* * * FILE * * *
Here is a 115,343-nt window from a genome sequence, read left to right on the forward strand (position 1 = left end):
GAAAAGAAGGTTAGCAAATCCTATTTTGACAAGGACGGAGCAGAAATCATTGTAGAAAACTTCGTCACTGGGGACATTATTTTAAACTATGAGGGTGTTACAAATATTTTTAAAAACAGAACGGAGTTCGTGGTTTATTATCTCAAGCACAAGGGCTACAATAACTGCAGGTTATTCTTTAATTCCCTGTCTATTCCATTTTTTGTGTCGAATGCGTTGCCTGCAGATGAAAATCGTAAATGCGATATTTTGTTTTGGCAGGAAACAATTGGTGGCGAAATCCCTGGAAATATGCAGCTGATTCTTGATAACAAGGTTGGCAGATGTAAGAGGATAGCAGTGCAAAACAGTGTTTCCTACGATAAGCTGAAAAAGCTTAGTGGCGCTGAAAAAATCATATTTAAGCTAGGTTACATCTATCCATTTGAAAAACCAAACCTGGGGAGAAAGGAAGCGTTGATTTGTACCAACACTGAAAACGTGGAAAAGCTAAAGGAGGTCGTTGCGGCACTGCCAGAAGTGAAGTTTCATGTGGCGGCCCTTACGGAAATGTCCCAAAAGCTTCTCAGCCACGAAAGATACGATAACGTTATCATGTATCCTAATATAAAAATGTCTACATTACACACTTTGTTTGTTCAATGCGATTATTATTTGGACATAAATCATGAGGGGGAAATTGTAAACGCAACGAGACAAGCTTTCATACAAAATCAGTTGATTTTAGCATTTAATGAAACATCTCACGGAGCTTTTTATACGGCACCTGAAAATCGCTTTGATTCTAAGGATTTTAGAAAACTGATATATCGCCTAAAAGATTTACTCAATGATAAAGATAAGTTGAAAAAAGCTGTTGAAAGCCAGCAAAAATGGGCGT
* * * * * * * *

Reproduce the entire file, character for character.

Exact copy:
Here is a 115,343-nt window from a genome sequence, read left to right on the forward strand (position 1 = left end):
GAAAAGAAGGTTAGCAAATCCTATTTTGACAAGGACGGAGCAGAAATCATTGTAGAAAACTTCGTCACTGGGGACATTATTTTAAACTATGAGGGTGTTACAAATATTTTTAAAAACAGAACGGAGTTCGTGGTTTATTATCTCAAGCACAAGGGCTACAATAACTGCAGGTTATTCTTTAATTCCCTGTCTATTCCATTTTTTGTGTCGAATGCGTTGCCTGCAGATGAAAATCGTAAATGCGATATTTTGTTTTGGCAGGAAACAATTGGTGGCGAAATCCCTGGAAATATGCAGCTGATTCTTGATAACAAGGTTGGCAGATGTAAGAGGATAGCAGTGCAAAACAGTGTTTCCTACGATAAGCTGAAAAAGCTTAGTGGCGCTGAAAAAATCATATTTAAGCTAGGTTACATCTATCCATTTGAAAAACCAAACCTGGGGAGAAAGGAAGCGTTGATTTGTACCAACACTGAAAACGTGGAAAAGCTAAAGGAGGTCGTTGCGGCACTGCCAGAAGTGAAGTTTCATGTGGCGGCCCTTACGGAAATGTCCCAAAAGCTTCTCAGCCACGAAAGATACGATAACGTTATCATGTATCCTAATATAAAAATGTCTACATTACACACTTTGTTTGTTCAATGCGATTATTATTTGGACATAAATCATGAGGGGGAAATTGTAAACGCAACGAGACAAGCTTTCATACAAAATCAGTTGATTTTAGCATTTAATGAAACATCTCACGGAGCTTTTTATACGGCACCTGAAAATCGCTTTGATTCTAAGGATTTTAGAAAACTGATATATCGCCTAAAAGATTTACTCAATGATAAAGATAAGTTGAAAAAAGCTGTTGAAAGCCAGCAAAAATGGGCGT